Bythell is the owner of The Book Shop in Wigtown, Scotland’s largest secondhand bookshop, and takes us through a year in the life of a bookseller in this drily humourous memoir. Each month opens with an extract from George Orwell’s Bookshop Memories and a discussion of how things have changed or not as the case may be. Nothing drastic happens in this book but the way he presents the day-to-day workings of a secondhand bookshop and the eccentric characters he encounters is entertaining. He is derogatory towards staff and customers alike but does have the odd moment of reflection where he sees something of interest in a customer or seller.
His disdain is never more forceful than when it comes to amazon (the broken kindle that he shot is displayed proudly on the wall, leaving no doubt as to where he stands on the issue of e-readers and the behemoth that is devouring so many retailers). He describes how the rise of amazon has made bookselling a far less profitable pursuit and refuses to share his knowledge with customers who he suspects will use it to make their purchase online. The book gives an insight into the changing landscape of bookselling over the decade and a half that he’s been running the shop.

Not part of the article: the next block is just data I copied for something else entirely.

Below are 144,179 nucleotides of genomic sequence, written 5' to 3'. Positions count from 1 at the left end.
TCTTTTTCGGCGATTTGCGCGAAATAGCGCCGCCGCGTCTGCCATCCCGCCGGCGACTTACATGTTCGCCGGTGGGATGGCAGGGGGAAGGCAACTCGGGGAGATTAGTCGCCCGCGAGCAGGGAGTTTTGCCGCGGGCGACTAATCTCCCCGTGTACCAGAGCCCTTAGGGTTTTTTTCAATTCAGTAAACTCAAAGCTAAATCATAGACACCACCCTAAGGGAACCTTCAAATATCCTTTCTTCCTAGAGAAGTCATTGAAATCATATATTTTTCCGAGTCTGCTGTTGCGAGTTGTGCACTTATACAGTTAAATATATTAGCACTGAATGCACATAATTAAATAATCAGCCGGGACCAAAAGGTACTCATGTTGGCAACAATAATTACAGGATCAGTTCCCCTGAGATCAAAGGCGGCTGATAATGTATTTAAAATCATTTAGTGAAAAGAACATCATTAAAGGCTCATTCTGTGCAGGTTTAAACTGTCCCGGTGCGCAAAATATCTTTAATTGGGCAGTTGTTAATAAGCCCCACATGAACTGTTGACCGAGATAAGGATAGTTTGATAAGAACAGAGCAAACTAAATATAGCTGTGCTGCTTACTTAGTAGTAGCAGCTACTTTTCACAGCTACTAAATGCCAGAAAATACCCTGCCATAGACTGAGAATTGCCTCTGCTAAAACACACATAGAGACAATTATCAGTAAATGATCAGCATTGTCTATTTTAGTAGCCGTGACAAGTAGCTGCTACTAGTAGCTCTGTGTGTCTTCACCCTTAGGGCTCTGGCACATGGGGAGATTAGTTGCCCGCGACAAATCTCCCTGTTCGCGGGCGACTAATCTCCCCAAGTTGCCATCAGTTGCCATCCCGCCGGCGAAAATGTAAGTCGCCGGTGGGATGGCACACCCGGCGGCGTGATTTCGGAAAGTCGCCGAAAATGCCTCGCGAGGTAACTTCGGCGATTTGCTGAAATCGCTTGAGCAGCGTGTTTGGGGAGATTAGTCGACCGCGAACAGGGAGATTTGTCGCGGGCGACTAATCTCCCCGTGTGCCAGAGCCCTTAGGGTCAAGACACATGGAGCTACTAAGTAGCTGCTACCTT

Not only do we learn about books but also snippets of local history, behind the scenes glimpses of the Wigtown Book Festival, and a whole array of facts that arise from buying trips and obscure titles. For all his grumbles, and the painfully low takings listed at the end of each day, Bythell’s sheer love of books shines through. A treat of a read and one in which booksellers past and present will find a lot to relate to.